Now and again I have the pleasure of spending time with a truly remarkable group of high school girls. You may call me a "leader", "mentor", or simply a friend - but I often learn just as much from their lives as they do from mine, I imagine. I continue to be amazed at their maturity, joy, and spirit. We get together regularly to share stories and discuss life, love, Jesus, and the latest happenings around the world - which I love. But I think my favourite aspect of our little community is when we take an evening to tutor a group of kids on the west side of Chicago.
Allow me to paint the picture for you:
These girls are smart, beautiful, talented, blonde/brunette, off to college in the fall, middle class, white, suburban, and witty.
These kids we tutor are smart, but many still struggle in the classroom, beautiful, talented in some very unique ways, with an unknown future, middle to lower class, African American, urban, and hilarious.
Isn't that beautiful?
I once read that Chicago is America's most segregated big city.
These kids couldn't be more different from each other. Sitting in a very weary old church building in the Austin neighborhood of Chicago, teaching math and reading to a hodgepodge of students from the 'hood, our group of high school girls from the 'burbs couldn't be more out of their element.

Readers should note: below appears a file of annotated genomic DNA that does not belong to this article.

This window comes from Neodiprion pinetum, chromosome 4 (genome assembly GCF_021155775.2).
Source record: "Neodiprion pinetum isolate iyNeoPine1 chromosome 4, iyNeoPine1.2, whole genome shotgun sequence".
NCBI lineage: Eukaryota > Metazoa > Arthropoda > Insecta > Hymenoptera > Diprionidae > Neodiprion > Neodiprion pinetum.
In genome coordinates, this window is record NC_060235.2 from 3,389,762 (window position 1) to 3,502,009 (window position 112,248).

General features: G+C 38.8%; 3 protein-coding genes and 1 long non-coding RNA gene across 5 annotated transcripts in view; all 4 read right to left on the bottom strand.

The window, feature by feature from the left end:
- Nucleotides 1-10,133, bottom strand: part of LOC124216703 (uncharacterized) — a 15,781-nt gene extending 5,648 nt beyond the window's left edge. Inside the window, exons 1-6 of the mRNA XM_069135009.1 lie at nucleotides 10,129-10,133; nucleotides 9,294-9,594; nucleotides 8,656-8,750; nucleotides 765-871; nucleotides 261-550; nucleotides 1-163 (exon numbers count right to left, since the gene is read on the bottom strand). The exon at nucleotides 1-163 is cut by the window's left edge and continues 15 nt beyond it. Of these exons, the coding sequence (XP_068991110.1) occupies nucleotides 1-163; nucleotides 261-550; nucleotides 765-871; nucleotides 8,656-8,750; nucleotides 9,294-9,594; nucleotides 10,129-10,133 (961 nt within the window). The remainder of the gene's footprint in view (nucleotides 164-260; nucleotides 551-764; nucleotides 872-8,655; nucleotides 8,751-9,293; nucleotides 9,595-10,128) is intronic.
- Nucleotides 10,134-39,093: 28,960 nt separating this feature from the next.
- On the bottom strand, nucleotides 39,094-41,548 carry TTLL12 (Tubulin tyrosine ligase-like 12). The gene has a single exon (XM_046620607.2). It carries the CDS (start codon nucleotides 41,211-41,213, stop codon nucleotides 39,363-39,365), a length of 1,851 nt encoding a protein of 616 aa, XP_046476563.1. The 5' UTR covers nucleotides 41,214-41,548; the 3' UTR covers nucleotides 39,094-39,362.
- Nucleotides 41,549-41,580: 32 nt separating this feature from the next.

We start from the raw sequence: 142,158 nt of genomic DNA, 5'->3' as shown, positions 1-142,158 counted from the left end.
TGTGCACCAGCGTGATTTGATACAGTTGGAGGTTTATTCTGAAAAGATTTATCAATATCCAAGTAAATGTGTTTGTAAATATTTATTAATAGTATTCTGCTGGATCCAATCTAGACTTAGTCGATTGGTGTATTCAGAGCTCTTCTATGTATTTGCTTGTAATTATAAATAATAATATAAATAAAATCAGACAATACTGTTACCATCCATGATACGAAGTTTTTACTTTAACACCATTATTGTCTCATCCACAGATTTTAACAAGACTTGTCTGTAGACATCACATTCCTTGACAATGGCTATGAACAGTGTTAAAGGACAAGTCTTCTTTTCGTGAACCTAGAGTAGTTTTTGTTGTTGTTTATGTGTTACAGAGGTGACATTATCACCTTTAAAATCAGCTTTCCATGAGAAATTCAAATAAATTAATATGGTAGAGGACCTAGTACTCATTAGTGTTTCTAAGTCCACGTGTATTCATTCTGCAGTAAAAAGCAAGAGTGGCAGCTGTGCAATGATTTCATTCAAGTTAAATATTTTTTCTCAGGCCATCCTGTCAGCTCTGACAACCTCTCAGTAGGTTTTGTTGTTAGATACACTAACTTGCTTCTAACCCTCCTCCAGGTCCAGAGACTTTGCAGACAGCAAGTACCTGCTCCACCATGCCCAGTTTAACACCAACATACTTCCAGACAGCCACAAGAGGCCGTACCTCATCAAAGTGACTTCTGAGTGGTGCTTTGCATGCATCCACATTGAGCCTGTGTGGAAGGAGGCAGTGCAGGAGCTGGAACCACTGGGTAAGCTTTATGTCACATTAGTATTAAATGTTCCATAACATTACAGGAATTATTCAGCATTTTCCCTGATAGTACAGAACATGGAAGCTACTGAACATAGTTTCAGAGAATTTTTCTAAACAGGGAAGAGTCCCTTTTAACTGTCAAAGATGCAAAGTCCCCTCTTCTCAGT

Or could they? Why does this picture have to seem so strange? Why do you suppose it makes their parents a little uneasy? And how will this unique interaction affect the lives of both groups of students?
We were there today, actually, shlepping our way through a math comprehension test. They taught us some slang, and we attempted to spell their unusually beautiful names. I think we all left with a little more joy, a greater understanding of people and the world, and a broader vocabulary. It is such a small thing. Just a couple hours out of the day. But I think it's also pretty grand. This diverse group of students are living out the dream of people like Jane Addams, Martin Luther King Jr., Frederick Douglass, and Rev. Clarence L. Hilliard.
Hey world, this is your future. And I'm not just talking about one of these groups of kids, I'm talking about all of them together. This. This picture. This medley of talented, determined, extraordinary students are the future.
I am grateful for this opportunity we have to be a part of something so much bigger than what we know. I am grateful for the willing and joyful spirits of these high school girls. And I am thankful for the kids tonight, who take us as we are, laugh at our "white-ness," accept a bit of guidance, and teach us how to be a better version of ourselves.